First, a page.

“So, you entered one of our thin places.”

These words emerged from my Jesuit friend Fergus’ mouth with delight, but his demeanor changed to disbelief when I had to ask what the “thin places” are.

I had just returned to Dublin from the west of Ireland, where I had hiked Croagh Patrick, or St. Patrick’s mountain: an over four-mile trek up nearly half a mile through fields of loose rock and dense fog. After finally reaching the summit, I was greeted by clear skies, allowing me the transcendent experience of gazing upon the hundreds of tiny islands in Clew Bay.

“The thin places,” Fergus repeated.

According to ancient Celtic belief, Fergus informed me, thin places are those physical places where earth seems to draw closer to heaven.

All faith traditions have such thin places — the birthplaces of the Buddha and Muhammad, the Western Wall in Jerusalem and the Badrinath Temple in India. These sites are surely sacred places, but I could not place my finger on what precisely made them thin.

In search of an explanation, I returned to the original Celtic notion that thin places are not limited to religious locales, but to any locale or experience where we find ourselves amid something far greater and, in doing so, we become our more authentic selves.

If we are to take St. Ignatius of Loyola at his word when he invites us to “find God in all things,” such opportunities for experiencing the sacred in our daily lives expand the possibility of transcendent encounters.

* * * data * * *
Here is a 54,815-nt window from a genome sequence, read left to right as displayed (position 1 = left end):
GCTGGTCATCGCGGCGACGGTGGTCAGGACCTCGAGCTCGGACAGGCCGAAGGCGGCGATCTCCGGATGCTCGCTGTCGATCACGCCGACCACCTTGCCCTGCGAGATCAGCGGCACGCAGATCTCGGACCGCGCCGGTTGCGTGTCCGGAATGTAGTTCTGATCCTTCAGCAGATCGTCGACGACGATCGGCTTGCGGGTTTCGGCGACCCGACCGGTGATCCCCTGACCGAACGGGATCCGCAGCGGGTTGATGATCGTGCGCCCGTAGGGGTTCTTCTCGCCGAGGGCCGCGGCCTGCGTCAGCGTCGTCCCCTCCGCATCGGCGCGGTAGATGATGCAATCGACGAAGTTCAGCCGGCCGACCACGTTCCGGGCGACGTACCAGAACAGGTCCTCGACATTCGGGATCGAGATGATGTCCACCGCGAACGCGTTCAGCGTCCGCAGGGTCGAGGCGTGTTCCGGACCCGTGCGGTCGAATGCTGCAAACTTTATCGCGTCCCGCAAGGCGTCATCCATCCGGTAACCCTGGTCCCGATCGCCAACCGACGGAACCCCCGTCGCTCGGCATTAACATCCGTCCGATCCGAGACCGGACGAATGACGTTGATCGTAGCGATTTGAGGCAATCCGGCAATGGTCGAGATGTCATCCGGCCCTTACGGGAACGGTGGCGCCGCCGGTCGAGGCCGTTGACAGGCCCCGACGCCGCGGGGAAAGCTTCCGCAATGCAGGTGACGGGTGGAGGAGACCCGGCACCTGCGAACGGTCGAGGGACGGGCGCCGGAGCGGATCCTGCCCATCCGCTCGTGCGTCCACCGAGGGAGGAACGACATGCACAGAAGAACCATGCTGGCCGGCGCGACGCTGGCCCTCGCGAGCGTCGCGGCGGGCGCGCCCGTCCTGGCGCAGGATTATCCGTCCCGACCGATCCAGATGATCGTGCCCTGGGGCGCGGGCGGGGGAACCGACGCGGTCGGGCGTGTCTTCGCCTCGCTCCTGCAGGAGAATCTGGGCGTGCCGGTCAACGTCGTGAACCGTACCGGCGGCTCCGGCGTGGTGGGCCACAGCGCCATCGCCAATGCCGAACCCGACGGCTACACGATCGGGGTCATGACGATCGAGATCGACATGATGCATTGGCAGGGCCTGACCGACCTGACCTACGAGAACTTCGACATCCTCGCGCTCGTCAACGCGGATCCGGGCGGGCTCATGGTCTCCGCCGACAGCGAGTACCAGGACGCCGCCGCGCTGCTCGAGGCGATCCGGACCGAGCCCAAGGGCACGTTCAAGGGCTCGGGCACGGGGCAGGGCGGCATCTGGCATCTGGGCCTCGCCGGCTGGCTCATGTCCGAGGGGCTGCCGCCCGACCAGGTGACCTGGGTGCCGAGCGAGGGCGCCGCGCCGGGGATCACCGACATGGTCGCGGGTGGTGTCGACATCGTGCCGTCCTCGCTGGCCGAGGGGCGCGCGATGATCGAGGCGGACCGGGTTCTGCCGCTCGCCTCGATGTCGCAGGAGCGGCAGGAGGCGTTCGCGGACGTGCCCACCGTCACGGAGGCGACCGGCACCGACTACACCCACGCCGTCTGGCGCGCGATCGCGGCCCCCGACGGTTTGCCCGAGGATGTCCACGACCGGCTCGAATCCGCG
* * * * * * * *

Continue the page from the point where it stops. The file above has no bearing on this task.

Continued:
Writing about the classic song “London Calling” by The Clash, journalist Sasha Frere-Jones states, “If you can listen to [“London Calling”] without getting a chilly burst of immortality, there is a layer between you and the world.” Such a statement regarding a punk song from 1979 attests to the notion of thin place experiences in our day-to-day lives.

I often joke that when I am not here on campus worshipping at Dahlgren Chapel or Copley Crypt, I can be found at other “houses of worship” in Washington, D.C., such as the 9:30 Club or the Black Cat on 14th Street. Of course, behind every joke is a certain truth.

The places where I have experienced and felt a part of something greater than myself have been, time and again, in the transcendent experience of music — most often, I recognize this feeling in the liturgical experience of live music.

Having grown up with a passion for literature, I have often found bookstores to be remarkable thin places as well, particularly in the awe-inspiring and vast mosaic they provide into the human condition.

The Seminary Co-op Bookstore at the University of Chicago and San Francisco’s City Lights Books, home of the Beat Generation’s West Coast incarnation, are such places to me. One can find authors as diverse as Søren Kierkegaard and Hans Urs von Balthasar rubbing shoulders with Allen Ginsberg and Lester Bangs among the stacks. One can I have get lost among the stacks of such bookstores, where time fades away into something far greater.

Jesuit theologian Karl Rahner wrote: “It follows, rather surprisingly, that even an image that does not have a specifically religious theme can be a religious image, when viewing it helps bring about, through a sensory experience of […] that properly religious experience of transcendence.”

Be it music or literature, be it mountaintop or theater, thin places are all around us, inviting us deeper into our true selves by placing us ever-so-close to the wonder and awe of the transcendent. Just look and listen.

Fr. Gregory Schenden, S.J., is the Catholic chaplain at Georgetown University. As This Jesuit Sees It appears online every other Monday.

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